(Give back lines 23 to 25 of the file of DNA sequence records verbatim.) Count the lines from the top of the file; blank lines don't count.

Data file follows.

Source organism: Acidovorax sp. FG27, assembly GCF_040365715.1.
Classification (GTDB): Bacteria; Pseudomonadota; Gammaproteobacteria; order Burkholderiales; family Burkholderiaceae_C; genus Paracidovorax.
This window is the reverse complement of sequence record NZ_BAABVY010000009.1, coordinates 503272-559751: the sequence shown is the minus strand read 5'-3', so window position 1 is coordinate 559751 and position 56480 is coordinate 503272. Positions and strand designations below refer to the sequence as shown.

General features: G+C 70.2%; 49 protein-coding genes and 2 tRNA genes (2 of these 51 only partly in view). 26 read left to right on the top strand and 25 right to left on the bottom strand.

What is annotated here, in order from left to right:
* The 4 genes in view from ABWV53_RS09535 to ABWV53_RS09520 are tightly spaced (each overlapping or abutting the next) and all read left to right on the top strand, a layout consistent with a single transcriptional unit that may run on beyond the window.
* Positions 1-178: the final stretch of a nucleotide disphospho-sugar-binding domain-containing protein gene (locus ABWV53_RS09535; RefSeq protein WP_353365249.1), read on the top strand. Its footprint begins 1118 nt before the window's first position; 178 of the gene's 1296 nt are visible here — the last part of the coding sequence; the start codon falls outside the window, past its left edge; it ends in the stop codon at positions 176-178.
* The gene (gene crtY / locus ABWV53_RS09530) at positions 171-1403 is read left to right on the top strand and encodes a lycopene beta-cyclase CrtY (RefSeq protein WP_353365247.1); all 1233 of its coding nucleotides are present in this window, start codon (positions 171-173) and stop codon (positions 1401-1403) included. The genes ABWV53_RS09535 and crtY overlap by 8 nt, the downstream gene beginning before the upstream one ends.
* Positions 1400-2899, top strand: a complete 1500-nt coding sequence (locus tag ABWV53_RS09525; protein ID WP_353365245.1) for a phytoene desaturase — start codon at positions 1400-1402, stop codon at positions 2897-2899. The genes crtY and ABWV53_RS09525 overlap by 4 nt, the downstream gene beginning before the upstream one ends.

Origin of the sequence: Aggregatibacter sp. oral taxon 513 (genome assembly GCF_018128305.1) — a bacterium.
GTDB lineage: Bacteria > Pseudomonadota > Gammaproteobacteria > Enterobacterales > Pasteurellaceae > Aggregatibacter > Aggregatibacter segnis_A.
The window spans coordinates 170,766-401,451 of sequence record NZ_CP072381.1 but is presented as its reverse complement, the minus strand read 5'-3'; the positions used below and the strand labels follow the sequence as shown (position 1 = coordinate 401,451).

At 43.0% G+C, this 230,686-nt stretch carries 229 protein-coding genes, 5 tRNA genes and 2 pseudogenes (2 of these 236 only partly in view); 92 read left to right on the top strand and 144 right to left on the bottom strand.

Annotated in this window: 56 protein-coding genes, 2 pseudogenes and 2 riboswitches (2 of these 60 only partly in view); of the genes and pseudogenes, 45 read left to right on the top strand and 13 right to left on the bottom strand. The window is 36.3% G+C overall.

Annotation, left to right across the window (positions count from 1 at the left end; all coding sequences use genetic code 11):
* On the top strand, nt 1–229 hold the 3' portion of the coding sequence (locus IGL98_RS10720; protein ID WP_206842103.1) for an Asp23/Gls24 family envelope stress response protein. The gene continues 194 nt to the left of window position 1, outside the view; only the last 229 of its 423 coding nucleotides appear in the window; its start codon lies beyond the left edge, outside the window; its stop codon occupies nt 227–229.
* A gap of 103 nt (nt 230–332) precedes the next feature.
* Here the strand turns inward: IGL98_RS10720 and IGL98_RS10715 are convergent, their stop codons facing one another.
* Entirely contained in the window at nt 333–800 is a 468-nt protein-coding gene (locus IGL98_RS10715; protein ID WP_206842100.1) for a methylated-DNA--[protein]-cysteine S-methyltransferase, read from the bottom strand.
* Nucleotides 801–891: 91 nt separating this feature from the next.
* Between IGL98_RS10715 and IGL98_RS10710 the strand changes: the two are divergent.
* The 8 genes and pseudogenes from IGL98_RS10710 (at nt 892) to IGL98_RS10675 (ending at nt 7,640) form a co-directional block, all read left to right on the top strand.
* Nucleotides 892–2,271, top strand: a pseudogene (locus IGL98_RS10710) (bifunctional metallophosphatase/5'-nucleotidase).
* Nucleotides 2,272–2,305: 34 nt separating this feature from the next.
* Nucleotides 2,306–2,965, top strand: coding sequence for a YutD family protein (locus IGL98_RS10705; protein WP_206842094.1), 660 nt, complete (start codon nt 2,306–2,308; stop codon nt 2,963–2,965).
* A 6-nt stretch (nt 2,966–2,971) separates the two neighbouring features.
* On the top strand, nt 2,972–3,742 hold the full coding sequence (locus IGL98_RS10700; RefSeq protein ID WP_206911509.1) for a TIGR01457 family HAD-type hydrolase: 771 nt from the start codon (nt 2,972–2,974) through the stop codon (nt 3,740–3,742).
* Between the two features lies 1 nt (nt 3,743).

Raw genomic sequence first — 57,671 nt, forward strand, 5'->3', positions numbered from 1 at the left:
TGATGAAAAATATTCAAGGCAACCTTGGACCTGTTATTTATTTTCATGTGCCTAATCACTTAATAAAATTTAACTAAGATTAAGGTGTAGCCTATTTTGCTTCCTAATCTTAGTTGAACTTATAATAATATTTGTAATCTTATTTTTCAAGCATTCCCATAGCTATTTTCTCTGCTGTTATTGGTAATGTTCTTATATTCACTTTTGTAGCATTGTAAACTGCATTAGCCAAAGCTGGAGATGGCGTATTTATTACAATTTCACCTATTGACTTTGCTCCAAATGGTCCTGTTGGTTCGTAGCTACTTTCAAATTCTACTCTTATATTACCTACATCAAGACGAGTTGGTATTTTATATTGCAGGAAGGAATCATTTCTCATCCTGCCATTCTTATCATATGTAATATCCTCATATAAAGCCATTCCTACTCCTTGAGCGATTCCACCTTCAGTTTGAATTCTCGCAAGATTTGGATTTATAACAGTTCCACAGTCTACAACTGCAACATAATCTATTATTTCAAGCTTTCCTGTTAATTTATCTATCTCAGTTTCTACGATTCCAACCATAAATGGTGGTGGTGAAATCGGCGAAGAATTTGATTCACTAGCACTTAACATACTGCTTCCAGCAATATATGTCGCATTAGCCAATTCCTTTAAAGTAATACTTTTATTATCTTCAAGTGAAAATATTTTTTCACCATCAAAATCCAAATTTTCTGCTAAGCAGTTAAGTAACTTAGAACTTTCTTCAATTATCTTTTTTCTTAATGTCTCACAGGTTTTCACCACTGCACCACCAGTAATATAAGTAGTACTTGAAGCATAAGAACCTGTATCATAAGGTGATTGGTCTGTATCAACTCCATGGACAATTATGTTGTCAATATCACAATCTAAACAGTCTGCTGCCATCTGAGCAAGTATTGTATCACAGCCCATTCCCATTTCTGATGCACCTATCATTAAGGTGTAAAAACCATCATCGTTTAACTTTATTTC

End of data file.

* Nucleotides 892–2,271, top strand: a pseudogene (locus IGL98_RS10710) (bifunctional metallophosphatase/5'-nucleotidase).
* Nucleotides 2,272–2,305: 34 nt separating this feature from the next.
* Nucleotides 2,306–2,965, top strand: coding sequence for a YutD family protein (locus IGL98_RS10705; protein WP_206842094.1), 660 nt, complete (start codon nt 2,306–2,308; stop codon nt 2,963–2,965).